A developer is reporting that Google has banned his tethering application from the Android Market, one of the first hints that the store may not be as open as Google has promised.
WiFi Tether for Root Users, an application developed by Seth Lemons and a partner, has been banned from the market for violating the developer distribution agreement. The application lets users connect their G1 Android phones via Wi-Fi to their laptops and then access the Internet from the laptop using the phone's cellular connection.
[ InfoWorld's Test Center takes a developer's-eye view of smartphone platforms and surveys the possibilities for mobile apps | Get the latest on mobile developments with InfoWorld's Mobile Report newsletter. ]
In a letter to Lemons' partner, Google states that the application violates the developer distribution agreement. It cites a section that says Google may remove an application if it violates the device maker's or the operator's terms of service. The letter then points to T-Mobile's terms of service, which expressly forbid tethering phones to a computer. T-Mobile is the only operator in the U.S. to sell an Android phone.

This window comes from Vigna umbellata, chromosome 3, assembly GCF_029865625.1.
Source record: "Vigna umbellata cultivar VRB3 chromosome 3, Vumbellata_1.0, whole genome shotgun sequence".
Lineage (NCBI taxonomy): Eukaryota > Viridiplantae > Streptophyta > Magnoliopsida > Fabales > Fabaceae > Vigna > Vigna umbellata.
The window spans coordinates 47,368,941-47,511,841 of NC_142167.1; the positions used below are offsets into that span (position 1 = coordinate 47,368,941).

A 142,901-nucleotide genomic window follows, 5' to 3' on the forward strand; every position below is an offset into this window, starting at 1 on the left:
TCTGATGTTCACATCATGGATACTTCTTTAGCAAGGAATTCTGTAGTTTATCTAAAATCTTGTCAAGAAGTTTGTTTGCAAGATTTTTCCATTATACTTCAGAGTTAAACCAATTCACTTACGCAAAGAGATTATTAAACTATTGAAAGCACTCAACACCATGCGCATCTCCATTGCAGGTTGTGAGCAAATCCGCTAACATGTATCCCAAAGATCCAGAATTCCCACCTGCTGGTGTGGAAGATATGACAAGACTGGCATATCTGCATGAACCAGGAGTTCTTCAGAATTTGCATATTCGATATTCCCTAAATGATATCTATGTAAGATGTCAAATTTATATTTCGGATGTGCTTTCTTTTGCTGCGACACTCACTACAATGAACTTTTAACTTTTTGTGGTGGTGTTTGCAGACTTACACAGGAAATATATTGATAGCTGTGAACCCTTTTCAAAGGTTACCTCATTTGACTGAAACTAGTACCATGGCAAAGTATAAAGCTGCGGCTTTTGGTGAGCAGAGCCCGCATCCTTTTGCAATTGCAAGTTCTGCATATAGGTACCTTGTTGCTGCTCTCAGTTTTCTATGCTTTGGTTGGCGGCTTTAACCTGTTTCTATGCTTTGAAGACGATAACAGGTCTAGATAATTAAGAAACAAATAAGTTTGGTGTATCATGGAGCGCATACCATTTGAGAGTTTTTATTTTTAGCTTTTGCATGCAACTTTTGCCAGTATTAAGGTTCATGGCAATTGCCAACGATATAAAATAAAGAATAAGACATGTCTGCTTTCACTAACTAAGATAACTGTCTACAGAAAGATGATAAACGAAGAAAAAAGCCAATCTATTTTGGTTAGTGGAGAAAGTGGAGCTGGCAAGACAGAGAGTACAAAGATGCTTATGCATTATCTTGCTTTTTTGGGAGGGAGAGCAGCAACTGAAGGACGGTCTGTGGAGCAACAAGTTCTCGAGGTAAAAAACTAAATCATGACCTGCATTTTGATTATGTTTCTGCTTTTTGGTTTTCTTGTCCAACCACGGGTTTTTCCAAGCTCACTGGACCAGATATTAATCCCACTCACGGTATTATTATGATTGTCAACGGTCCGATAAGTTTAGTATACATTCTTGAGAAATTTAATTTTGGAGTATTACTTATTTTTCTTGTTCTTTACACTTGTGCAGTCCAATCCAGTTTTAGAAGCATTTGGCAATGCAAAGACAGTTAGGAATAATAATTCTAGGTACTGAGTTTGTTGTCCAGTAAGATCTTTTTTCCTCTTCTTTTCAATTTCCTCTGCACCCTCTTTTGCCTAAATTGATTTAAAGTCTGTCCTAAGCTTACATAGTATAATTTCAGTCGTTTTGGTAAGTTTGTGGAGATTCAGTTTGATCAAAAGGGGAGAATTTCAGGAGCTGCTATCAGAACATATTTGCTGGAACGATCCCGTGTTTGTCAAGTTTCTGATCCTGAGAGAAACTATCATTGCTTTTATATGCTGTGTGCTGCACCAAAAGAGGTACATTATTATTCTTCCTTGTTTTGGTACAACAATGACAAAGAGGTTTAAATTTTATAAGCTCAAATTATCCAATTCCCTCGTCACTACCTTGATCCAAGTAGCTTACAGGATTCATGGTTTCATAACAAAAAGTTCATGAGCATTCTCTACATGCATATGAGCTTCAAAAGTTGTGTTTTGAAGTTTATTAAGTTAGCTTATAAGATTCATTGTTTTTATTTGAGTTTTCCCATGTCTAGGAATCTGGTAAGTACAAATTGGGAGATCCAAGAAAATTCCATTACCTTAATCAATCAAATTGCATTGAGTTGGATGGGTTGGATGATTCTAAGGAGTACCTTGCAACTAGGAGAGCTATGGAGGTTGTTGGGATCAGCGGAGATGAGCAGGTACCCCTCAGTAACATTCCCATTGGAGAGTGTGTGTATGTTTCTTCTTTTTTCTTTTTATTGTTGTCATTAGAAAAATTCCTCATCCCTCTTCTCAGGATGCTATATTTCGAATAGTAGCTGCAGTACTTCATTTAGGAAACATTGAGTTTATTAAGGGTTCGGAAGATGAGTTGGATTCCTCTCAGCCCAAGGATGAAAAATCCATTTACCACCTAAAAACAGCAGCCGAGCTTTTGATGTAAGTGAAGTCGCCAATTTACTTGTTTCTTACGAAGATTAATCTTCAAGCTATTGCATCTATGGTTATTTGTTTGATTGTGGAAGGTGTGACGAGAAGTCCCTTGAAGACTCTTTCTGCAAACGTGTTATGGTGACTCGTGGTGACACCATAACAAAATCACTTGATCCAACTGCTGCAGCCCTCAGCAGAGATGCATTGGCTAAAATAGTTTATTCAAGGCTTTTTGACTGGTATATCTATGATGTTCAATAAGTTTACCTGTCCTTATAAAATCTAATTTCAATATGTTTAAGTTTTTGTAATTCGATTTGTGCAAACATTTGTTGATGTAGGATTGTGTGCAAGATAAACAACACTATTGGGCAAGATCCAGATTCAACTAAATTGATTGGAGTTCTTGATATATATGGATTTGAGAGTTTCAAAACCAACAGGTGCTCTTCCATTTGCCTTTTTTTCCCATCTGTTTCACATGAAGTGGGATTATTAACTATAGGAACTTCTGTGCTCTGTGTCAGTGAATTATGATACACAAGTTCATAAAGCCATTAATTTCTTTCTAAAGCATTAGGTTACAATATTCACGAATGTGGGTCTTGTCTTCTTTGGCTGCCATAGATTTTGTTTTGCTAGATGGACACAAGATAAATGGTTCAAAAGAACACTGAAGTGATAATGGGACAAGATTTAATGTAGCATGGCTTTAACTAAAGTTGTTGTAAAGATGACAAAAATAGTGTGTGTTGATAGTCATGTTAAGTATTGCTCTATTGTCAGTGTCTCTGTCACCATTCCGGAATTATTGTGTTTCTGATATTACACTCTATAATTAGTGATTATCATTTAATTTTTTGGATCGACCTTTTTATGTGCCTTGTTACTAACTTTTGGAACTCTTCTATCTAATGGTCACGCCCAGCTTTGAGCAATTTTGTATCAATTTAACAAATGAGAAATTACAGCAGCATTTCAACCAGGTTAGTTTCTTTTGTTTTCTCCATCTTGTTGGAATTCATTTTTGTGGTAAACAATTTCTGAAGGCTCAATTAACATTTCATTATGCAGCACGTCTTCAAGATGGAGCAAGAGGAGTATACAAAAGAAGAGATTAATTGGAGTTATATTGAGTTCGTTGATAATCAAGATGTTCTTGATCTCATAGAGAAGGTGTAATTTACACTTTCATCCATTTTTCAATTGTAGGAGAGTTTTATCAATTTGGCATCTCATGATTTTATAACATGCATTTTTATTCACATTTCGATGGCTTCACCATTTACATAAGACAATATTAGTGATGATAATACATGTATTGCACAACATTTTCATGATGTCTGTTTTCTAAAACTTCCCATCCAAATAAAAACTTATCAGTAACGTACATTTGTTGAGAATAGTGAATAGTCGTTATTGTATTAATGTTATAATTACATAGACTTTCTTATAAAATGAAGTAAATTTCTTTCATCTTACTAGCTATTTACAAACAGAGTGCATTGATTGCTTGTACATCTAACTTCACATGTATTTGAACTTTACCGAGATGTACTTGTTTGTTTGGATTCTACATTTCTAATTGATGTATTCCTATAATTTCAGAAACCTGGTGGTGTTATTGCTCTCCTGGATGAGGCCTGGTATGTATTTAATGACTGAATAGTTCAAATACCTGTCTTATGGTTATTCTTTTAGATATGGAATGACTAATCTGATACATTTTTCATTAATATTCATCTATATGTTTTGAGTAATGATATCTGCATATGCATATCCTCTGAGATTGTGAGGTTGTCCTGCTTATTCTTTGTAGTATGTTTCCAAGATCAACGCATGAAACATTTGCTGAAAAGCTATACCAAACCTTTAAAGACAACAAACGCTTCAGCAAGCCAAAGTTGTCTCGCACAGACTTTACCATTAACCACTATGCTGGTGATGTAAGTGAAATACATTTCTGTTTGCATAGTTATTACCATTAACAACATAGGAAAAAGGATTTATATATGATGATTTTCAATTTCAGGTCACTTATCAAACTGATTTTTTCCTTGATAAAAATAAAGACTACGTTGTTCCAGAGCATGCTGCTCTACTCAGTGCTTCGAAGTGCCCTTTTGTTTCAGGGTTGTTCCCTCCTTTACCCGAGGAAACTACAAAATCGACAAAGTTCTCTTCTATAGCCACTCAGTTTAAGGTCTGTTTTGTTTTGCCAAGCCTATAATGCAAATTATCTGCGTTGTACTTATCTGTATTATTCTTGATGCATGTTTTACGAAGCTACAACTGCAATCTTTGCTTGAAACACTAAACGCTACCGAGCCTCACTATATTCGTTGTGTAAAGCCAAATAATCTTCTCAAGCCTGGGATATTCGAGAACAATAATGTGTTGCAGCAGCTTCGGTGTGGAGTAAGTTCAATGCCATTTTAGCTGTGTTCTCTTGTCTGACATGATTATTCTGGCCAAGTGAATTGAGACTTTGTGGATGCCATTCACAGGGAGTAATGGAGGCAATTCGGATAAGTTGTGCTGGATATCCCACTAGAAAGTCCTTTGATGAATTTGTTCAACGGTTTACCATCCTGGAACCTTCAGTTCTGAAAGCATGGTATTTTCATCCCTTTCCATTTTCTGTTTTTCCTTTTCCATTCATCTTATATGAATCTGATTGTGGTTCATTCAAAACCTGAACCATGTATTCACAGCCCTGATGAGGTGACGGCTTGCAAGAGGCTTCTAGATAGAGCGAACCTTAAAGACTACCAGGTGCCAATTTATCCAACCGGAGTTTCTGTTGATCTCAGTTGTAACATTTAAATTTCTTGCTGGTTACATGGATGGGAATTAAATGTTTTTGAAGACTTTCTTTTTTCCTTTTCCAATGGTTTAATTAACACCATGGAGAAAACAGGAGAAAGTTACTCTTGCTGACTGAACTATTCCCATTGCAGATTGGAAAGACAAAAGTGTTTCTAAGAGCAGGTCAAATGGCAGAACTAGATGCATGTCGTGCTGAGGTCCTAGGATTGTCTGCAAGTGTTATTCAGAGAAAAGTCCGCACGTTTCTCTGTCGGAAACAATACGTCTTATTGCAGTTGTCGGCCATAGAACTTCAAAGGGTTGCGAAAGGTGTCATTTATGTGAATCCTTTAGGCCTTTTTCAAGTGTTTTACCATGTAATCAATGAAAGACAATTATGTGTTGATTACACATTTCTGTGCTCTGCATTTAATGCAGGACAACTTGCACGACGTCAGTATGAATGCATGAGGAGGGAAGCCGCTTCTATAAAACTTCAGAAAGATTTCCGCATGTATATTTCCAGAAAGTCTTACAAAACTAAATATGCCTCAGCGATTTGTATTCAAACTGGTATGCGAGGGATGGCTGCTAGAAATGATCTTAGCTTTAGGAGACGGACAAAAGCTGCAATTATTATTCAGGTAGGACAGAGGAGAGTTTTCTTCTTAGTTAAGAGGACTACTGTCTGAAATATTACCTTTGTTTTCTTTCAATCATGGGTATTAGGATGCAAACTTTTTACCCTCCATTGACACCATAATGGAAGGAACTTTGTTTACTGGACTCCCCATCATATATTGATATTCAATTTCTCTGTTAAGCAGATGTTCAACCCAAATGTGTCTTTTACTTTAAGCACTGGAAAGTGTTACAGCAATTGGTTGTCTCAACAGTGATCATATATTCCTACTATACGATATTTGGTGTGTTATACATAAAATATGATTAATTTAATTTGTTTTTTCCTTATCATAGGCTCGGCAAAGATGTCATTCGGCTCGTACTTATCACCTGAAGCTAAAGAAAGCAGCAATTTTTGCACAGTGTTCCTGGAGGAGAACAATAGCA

The tethering application was on the Android Market for a few weeks and had more than 10,000 downloads and a 4.5 star rating from users, Lemons said.
The move is notable because Google has promoted Android and the Android Market as being open. Developers do not have to submit applications for approval; they simply pay $25 to become part of the developer program and then they can upload their application to the market.
Because the idea is that there will be one Android Market to serve all future phones based on the operating system, this incident raises some interesting questions, Seth notes in his blog. "Does this mean that apps in the Market have to adhere to the ToS for only T-Mobile, even when other carriers sign on? Will all apps have to adhere to the ToS for every carrier that supports Android phones?" he writes.
The tethering application can only be used by people who had enabled "root" access to their G1 phones. The developer versions of the phone are rooted but regular users also can enable it, in exchange for some downsides including lower security.
People commenting on a story about the incident reported by the Android Community Web site note that G1 users can download applications directly from developers, circumventing rules that may prohibit apps from the Market.
Google has not replied to a request for comment on the matter.
Tethering applications have also been denied from Apple's iPhone App Store, but that store requires applications to submit to a review process and appears to have more strident rules.